CVS Health Foundation President Honored for Commitment to Free Clinics

The National Association of Free & Charitable Clinics awarded their 2019 Safety Net Health Care Champion Award to Eileen Howard Boone, senior vice president of corporate social responsibility and philanthropy for CVS Health and president of the CVS Health Foundation.

The annual award highlights the important work being done across the country to provide affordable, accessible health care to the medically underserved. It honors an individual who through their actions has made an extraordinary impact on the organization, the Free and Charitable Clinic and Charitable Pharmacy community, and most importantly their patients.

“Under Eileen Howard Boone’s leadership, our member organizations have grown in their ability to support their communities and their patients” NAFC President and Chief Executive Officer Nicole Lamoureux said. “Her personal commitment to the medically underserved in our country is evident; she is a thought leader when it comes to philanthropy, enhancing partnerships and expanding health care access to the medically underserved in the country.”

Since launching the partnership with the NAFC, the CVS Health Foundation in conjunction with CVS Health has provided close to $8 Million in funding to Free and Charitable Clinics, Charitable Pharmacies and State Associations in 45 states across the country. This support has allowed the NAFC’s organizational members to provide care to over tens of thousands of additional people, added thousands of hours of operations and helped save over 12 million dollars in avoided emergency room costs.

More information on the NAFC partnership with CVS Health and the CVS Health Foundation

Tufts Health Plan Foundation Mini-Grants Support Community-led Healthy Aging Work

Forty community-based organizations each will receive a Momentum Fund mini-grant of up to $10,000 from Tufts Health Plan Foundation. Now in its second year, the fund was established to foster promising ideas and support cities and towns in their efforts to make their communities better places to grow up and grow old.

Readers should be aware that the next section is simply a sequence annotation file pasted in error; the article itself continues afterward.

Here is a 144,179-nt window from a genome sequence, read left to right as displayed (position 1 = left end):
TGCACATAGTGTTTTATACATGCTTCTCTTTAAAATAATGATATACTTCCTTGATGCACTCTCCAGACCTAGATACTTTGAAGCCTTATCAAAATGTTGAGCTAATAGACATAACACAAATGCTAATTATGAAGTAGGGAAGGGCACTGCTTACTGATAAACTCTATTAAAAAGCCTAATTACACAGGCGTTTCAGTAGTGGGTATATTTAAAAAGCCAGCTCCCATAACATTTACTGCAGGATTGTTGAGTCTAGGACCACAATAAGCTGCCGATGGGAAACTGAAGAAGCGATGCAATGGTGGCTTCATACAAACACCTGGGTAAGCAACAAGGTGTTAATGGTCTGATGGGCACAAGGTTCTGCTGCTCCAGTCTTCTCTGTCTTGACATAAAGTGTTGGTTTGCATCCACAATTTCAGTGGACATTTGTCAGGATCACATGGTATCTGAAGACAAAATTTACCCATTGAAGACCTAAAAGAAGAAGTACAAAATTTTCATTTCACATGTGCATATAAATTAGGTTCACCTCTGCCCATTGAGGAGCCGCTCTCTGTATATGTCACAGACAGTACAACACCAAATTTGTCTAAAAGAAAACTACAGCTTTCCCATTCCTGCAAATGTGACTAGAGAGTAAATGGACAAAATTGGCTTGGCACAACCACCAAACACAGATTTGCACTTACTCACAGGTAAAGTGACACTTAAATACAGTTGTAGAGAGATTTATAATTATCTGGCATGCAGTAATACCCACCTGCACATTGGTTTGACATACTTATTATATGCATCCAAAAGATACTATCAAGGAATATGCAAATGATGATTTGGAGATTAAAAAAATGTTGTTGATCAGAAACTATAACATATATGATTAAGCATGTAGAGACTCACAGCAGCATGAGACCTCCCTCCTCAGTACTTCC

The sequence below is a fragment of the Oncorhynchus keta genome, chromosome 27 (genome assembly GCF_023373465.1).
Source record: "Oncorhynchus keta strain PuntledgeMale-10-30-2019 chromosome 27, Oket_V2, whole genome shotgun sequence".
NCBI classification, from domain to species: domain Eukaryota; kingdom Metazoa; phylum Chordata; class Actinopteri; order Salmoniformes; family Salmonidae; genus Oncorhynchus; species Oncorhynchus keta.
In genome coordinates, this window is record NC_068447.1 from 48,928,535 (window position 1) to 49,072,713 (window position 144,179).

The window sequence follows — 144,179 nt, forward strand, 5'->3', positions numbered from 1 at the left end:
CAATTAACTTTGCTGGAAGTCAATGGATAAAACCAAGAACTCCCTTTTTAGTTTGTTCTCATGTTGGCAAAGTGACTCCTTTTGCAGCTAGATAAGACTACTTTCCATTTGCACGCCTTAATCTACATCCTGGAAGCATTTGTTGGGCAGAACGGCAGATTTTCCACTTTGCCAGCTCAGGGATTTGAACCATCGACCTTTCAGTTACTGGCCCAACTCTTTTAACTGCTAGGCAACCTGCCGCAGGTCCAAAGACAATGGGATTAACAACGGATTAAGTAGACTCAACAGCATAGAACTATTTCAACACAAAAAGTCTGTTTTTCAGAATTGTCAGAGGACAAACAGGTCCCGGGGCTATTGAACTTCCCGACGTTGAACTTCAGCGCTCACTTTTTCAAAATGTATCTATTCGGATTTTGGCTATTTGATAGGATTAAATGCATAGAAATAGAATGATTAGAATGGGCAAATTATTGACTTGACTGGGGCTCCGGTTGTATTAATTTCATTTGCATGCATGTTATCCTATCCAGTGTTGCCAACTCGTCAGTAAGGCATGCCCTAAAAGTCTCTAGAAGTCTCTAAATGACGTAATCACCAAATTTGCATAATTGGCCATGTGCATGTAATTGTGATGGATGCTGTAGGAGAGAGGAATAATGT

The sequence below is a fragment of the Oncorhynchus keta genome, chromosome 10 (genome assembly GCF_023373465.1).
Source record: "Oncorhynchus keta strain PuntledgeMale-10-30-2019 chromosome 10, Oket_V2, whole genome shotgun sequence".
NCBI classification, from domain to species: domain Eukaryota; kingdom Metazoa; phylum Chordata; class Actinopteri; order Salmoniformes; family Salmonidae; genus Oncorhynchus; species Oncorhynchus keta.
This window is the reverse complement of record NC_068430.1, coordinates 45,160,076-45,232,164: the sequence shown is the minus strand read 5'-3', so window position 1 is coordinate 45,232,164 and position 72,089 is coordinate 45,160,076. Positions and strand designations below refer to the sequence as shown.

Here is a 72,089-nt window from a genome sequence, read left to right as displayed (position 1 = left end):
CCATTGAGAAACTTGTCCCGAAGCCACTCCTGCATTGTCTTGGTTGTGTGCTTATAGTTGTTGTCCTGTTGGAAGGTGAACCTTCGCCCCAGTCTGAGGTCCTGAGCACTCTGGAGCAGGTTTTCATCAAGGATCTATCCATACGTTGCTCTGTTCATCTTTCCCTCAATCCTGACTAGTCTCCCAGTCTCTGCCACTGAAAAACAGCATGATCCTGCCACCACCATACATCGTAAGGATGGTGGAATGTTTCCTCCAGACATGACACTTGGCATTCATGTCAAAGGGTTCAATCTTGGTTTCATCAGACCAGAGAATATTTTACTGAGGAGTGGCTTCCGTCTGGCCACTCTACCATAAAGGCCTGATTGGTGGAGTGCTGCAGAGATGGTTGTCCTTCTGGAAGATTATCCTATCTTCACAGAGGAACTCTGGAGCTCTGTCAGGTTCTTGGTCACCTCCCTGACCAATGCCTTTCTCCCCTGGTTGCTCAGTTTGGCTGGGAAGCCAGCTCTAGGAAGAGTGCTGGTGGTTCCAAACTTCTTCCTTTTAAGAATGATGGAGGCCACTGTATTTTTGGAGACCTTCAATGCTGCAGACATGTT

“These mini-grants make it possible for organizations to build on community insights,” said Nora Moreno Cargie, president of Tufts Health Plan Foundation and vice president of corporate citizenship at Tufts Health Plan. “We know the best ideas come from cities and towns as they reimagine aging.”

The Momentum Fund is supporting 10 projects in Rhode Island. Each is community-led, addresses healthy aging and includes older people in the planning and implementation process. The projects address the social determinants of health, including access to healthy food and affordable housing. Several projects provide support for people living with dementia and promote healthy aging in multicultural communities.

“Many of the Momentum Fund recipients are taking on new programs or projects to make their communities more age- and dementia-friendly,” said Phillip González, the Foundation’s senior program officer. “We look forward to learning with them.”

The Foundation convened review committees in each state to inform the grantmaking process. Review committee members have diverse backgrounds and experience, and will ensure that learning and insights are shared across Connecticut, Massachusetts, New Hampshire and Rhode Island.

The 2019 Momentum Fund grant recipients in Rhode Island are Cranston Senior Services ; Family Service of Rhode Island; Healthcentric Advisors; Hope’s Harvest Rhode Island ;
LMW Healthcare, Inc.; Meals on Wheels of Rhode Island, Inc.; Progreso Latino, Inc.; Rhode Island Community Food Bank; SAGE-RI; SAGE-RI; The Providence Village of Rhode Island.

CVS Health Partners with Alzheimer’s Association

GCRI member CVS Health and the Alzheimer’s Association announced a three-year corporate partnership aimed at fighting Alzheimer’s disease – a disease impacting more than 5 million Americans and 16 million caregivers across the country. The partnership is launching with an in-store fundraising campaign that will provide $10 million to support Alzheimer’s Association programs, including those aimed at caregiver education, care and support, and disease research.

“I know from my own experience caring for my mother as she battled Alzheimer’s how important it is to support both the patient and the caregivers in that patient’s life,” said Kevin Hourican, Executive Vice President, CVS Health and President, CVS Pharmacy. “Our partnership with the Alzheimer’s Association will fund important programs to help our customers who are caring for a loved one with Alzheimer’s or another dementia, while also connecting them to needed resources and services that can support them.”

The in-store fundraising campaign, which launched Sunday, November 3, will run at the 9,900 CVS Pharmacy locations nationwide through November 23. During these three weeks, CVS Pharmacy customers will have the opportunity to contribute to the Alzheimer’s Association at the register in CVS Pharmacy locations nationwide. The in-store fundraising campaign will repeat the next two Novembers, coinciding with National Alzheimer’s Disease Awareness Month and National Family Caregivers Month.